In a democracy the voters are always right, even when they are wrong. If the present stalemate continues, or if new elections strengthen the antagonism between the voter’s expectations in north and south, the federal government might just rot away until the point is reached that it seems better that the regions take over its competences. That is the slow march to de facto separatism. The latter is the elephant in the room, at the latest since Flemish nationalists and the extreme right – both in principle striving for an independent Flanders – obtained together 43,5 % of the Flemish votes in the elections of 2019. In Yugoslavia, after the death of dictator Tito in 1980, it took ten years (still as communist dictatorship, so surely far from wholly comparable) for the federal government to paralyse and finally decompose.


 Logic then says: why not take the bold step instead, write off Belgium in one stroke and start again with independent Flanders and the rest? After more than two hundred years of language strife and more than hundred years of growing antagonism, why not consume the divorce? It could at least break the infernal circle of antagonisms that constantly reinforce each other across a 57 years ago officialized language barrier. And thanks to the existence of the European Union, its participation in a common defence (Nato), its many common policies (including migration, most of the economics and environmental rules) and its euro, the threshold to change borders has significantly been lowered, even compared with only a quarter of a century ago.


 There is of course the almost miraculous example of the soft split of Czechoslovakia in 1992. It is not excluded that it could happen as smoothly in Belgium, but potholes are many all along the bumpy road. Even large number of politicians of the Flemish nationalist N-VA dither to advocate openly what is officially demand number one in their party program, as they are not sure the Flemish voter will follow.


 Separating Flanders from Belgium – with 6,6 million inhabitants (more than eleven EU-members) and an economy quite close to the German one – seems illusory simple (probably also in the mind of many Flemish voters). But what would remain of Belgium would face a considerable financial loss and would not be sure how to go on: as an independent country on its own, split-up in at least three parts (Brussels, Wallonia and tiny German-speaking Ostbelgien, that might opt for Germany), or choosing as a whole (or without Ostbelgien) to become part of France. It is not even improbable that part of Luxemburg province (200.000 inhabitants) might opt for the Grand Duchy. Besides, Belgian nationalism may never have been a strong emotion in the north (because of a long history of language-discrimination in the past), it surely is in the French-speaking part of the country.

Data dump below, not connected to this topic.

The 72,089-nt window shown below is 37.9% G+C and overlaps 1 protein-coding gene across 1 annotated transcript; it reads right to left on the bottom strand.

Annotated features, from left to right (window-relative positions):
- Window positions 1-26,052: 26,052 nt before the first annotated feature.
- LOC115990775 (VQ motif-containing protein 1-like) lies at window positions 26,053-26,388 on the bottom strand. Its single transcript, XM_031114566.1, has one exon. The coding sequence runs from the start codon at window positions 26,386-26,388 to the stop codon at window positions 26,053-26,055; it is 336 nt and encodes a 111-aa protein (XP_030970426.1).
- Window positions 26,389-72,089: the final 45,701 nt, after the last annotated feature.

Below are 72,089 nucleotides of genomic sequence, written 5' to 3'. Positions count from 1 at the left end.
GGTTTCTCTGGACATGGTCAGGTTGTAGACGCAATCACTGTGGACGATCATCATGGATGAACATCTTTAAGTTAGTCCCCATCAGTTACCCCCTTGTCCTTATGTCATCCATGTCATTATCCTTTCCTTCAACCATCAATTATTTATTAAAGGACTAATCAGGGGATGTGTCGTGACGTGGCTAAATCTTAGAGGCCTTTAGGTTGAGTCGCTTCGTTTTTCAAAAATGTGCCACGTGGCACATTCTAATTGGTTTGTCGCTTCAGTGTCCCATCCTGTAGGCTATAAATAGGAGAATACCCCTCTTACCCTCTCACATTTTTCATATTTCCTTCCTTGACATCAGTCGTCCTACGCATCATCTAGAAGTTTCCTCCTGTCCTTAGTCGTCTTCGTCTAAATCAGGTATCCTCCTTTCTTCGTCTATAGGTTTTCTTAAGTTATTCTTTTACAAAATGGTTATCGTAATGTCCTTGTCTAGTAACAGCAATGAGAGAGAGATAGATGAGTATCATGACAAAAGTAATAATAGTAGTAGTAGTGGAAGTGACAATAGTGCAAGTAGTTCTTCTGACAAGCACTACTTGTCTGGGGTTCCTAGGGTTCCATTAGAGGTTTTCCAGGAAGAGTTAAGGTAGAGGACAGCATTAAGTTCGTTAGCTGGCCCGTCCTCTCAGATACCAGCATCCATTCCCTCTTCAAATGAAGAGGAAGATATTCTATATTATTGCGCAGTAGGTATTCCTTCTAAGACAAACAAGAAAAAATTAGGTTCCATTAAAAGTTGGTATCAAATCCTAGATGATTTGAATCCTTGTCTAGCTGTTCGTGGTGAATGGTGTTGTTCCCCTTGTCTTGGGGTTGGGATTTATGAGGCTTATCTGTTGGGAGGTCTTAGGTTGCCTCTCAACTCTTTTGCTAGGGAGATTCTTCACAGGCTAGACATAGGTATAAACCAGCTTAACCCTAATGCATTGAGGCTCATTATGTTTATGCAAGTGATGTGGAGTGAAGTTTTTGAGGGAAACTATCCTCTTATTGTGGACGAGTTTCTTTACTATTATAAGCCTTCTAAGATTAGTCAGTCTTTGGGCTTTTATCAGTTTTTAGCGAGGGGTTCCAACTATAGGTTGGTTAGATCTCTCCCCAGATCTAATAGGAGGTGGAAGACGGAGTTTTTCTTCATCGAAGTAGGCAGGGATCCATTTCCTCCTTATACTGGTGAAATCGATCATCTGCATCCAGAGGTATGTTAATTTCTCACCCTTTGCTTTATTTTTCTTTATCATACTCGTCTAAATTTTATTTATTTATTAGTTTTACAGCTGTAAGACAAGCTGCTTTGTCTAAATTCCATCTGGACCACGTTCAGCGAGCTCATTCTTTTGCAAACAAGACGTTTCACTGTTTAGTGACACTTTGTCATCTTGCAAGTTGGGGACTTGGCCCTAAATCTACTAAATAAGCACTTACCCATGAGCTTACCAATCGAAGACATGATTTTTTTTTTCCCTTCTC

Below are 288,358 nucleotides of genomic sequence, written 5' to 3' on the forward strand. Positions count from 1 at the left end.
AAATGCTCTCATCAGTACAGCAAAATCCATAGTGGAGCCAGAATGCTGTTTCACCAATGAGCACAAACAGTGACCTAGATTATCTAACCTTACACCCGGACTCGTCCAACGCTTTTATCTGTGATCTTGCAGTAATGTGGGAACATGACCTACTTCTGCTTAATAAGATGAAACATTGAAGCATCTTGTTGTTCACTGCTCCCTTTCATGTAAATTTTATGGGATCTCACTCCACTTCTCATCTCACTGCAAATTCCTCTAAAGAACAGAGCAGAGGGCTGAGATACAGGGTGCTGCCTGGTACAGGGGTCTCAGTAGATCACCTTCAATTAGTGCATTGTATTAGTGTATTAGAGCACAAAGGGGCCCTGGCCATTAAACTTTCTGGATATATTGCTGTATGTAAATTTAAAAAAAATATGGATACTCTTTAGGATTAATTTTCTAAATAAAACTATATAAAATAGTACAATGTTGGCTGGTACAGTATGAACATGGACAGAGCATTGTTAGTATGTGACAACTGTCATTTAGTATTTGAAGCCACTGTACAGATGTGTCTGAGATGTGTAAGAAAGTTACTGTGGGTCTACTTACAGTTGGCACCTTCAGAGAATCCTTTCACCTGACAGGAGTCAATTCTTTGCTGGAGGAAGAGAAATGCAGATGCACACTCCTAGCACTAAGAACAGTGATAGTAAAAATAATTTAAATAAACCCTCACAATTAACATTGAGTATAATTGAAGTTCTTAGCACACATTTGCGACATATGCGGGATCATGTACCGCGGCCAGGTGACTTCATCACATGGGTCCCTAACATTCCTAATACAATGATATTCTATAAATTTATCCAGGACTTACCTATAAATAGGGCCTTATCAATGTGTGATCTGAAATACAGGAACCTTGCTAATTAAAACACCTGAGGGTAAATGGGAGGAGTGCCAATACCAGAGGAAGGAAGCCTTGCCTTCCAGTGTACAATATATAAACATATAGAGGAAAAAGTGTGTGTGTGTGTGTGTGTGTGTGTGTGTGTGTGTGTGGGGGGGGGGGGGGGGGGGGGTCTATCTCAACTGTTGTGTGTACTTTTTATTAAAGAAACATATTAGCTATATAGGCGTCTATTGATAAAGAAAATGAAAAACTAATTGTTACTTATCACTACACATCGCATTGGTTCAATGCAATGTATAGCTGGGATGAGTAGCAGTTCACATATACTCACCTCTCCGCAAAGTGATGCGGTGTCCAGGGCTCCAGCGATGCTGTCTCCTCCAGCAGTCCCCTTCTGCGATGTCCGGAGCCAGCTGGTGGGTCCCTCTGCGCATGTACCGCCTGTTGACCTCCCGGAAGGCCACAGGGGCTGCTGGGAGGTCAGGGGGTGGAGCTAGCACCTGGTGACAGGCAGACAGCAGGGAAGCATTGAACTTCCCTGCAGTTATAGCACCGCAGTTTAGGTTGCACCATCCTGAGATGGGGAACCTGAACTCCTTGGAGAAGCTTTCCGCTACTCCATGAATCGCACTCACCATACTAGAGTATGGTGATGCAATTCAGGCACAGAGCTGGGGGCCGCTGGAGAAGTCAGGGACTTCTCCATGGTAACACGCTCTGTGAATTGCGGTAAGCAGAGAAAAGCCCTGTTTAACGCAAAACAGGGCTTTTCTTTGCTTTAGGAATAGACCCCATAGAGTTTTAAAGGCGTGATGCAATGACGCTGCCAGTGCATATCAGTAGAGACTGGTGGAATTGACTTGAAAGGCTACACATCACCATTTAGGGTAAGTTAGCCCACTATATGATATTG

All this makes good stuff for irrational moves – surely in the knowledge that a rational separation like in Czechoslovokia would need, o irony, a dialogue between the two big parties, so PS and N-VA.  Such irrationality could strike against the background of a public debt that, due to the corona-crash, is going to rise above 120 % of gdp. Besides, taking into account the result of 2019, for the moment the minds in Flanders on independence seems at best split fifty-fifty, which puts it on the same road as Quebec in the last decades of the 20th century and Catalonia since 2009 towards an everlasting and maybe never fulfilled dream of independence that paralyses all other policies. Ask Oriol Junqueras, deputy chief minister of Catalonia when he was arrested on 2 November 2017, and now nearing his thousand days in prison.


 After exactly fifty years of devolution Flemish voters are no longer ready to applaud their Flemish regional government either. The big slogan of the beginning years – ‘what we do on our own, we do better’ – is no longer heard, and the big ambition of even moderate Christian democrats in those days – to develop administration practices that were nearing the efficiency of the Netherlands – has been abandoned. Flemish political and administrative culture has in a sense proven to be far more Belgian and Latin than the nationalists were ready to believe. One can indeed, if generalising is supposed to be useful, say that the Flemish are in their culture the most Latin of all European peoples that use a Germanic language, even more than that other nation with a long catholic past, Austria.


 All this does not bode well. The future of Belgium, more and more a worn-out country, looks grim. And the deeper economic shock of the corona-crisis still has to wash ashore into the hearts and minds. The autumn looks grey, grey, grey. It might turn black.